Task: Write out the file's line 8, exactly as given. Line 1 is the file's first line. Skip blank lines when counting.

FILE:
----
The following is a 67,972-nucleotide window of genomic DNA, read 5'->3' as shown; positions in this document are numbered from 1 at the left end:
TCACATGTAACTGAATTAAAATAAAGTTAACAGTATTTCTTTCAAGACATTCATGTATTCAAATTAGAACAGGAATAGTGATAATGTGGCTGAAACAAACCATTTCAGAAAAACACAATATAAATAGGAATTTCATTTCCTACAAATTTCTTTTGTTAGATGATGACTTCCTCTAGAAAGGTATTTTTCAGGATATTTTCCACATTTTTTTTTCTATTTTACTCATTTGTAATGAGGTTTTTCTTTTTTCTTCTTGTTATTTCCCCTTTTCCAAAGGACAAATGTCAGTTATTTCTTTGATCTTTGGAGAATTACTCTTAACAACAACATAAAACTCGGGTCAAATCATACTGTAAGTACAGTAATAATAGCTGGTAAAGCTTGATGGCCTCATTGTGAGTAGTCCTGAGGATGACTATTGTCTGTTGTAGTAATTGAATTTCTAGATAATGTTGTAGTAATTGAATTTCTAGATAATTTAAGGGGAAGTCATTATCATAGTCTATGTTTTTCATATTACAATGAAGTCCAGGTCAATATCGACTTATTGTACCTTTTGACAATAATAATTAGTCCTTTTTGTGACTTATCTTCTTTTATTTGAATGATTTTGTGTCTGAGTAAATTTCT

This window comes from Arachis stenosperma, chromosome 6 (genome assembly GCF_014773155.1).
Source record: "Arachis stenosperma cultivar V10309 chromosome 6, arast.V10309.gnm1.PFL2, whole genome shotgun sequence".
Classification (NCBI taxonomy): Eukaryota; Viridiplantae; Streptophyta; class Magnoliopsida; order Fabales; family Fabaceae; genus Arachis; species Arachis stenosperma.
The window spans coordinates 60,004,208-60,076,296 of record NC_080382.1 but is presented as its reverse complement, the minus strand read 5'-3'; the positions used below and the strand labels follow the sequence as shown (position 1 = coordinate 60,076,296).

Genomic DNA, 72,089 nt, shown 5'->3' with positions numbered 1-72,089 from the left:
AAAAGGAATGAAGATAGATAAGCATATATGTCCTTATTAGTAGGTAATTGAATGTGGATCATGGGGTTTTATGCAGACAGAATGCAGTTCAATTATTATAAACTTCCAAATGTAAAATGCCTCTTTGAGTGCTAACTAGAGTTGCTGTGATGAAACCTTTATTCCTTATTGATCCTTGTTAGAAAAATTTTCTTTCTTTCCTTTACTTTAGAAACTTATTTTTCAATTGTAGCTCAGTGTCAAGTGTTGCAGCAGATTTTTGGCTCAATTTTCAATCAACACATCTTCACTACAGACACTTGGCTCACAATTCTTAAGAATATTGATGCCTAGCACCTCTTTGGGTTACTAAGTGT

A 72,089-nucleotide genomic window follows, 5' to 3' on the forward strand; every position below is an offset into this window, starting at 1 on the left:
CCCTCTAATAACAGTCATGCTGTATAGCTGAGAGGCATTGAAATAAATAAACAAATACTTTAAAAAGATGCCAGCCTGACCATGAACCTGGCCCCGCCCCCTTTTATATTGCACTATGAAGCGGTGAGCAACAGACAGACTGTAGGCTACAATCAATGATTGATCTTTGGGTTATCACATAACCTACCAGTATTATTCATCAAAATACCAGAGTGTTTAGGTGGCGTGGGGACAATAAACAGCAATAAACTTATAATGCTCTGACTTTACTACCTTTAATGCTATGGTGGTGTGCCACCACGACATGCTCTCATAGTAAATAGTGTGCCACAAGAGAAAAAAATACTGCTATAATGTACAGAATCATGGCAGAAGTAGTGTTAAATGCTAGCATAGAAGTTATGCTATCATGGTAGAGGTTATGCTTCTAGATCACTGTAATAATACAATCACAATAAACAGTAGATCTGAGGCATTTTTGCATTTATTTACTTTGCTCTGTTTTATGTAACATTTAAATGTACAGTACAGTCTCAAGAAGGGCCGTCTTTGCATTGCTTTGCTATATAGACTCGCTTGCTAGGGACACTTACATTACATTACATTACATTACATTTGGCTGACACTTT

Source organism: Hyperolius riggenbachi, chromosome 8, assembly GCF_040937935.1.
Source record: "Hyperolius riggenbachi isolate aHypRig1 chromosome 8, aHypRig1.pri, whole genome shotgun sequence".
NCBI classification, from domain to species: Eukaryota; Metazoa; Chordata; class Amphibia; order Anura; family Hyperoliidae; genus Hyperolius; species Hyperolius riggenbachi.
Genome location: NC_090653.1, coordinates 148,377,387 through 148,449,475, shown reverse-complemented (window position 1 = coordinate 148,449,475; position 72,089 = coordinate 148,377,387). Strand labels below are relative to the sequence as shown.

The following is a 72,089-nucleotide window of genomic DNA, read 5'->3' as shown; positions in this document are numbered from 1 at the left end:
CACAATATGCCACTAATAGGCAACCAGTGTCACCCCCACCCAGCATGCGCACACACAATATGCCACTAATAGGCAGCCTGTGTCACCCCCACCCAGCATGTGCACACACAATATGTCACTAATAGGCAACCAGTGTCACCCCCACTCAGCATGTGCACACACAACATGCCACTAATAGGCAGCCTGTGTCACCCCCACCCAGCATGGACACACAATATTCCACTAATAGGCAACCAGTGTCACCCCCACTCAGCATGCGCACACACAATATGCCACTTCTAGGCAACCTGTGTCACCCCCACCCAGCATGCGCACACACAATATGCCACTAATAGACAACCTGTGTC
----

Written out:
AAAAGGAATGAAGATAGATAAGCATATATGTCCTTATTAGTAGGTAATTGAATGTGGATCATGGGGTTTTATGCAGACAGAATGCAGTTCAATTATTATAAACTTCCAAATGTAAAATGCCTCTTTGAGTGCTAACTAGAGTTGCTGTGATGAAACCTTTATTCCTTATTGATCCTTGTTAGAAAAATTTTCTTTCTTTCCTTTACTTTAGAAACTTATTTTTCAATTGTAGCTCAGTGTCAAGTGTTGCAGCAGATTTTTGGCTCAATTTTCAATCAACACATCTTCACTACAGACACTTGGCTCACAATTCTTAAGAATATTGATGCCTAGCACCTCTTTGGGTTACTAAGTGT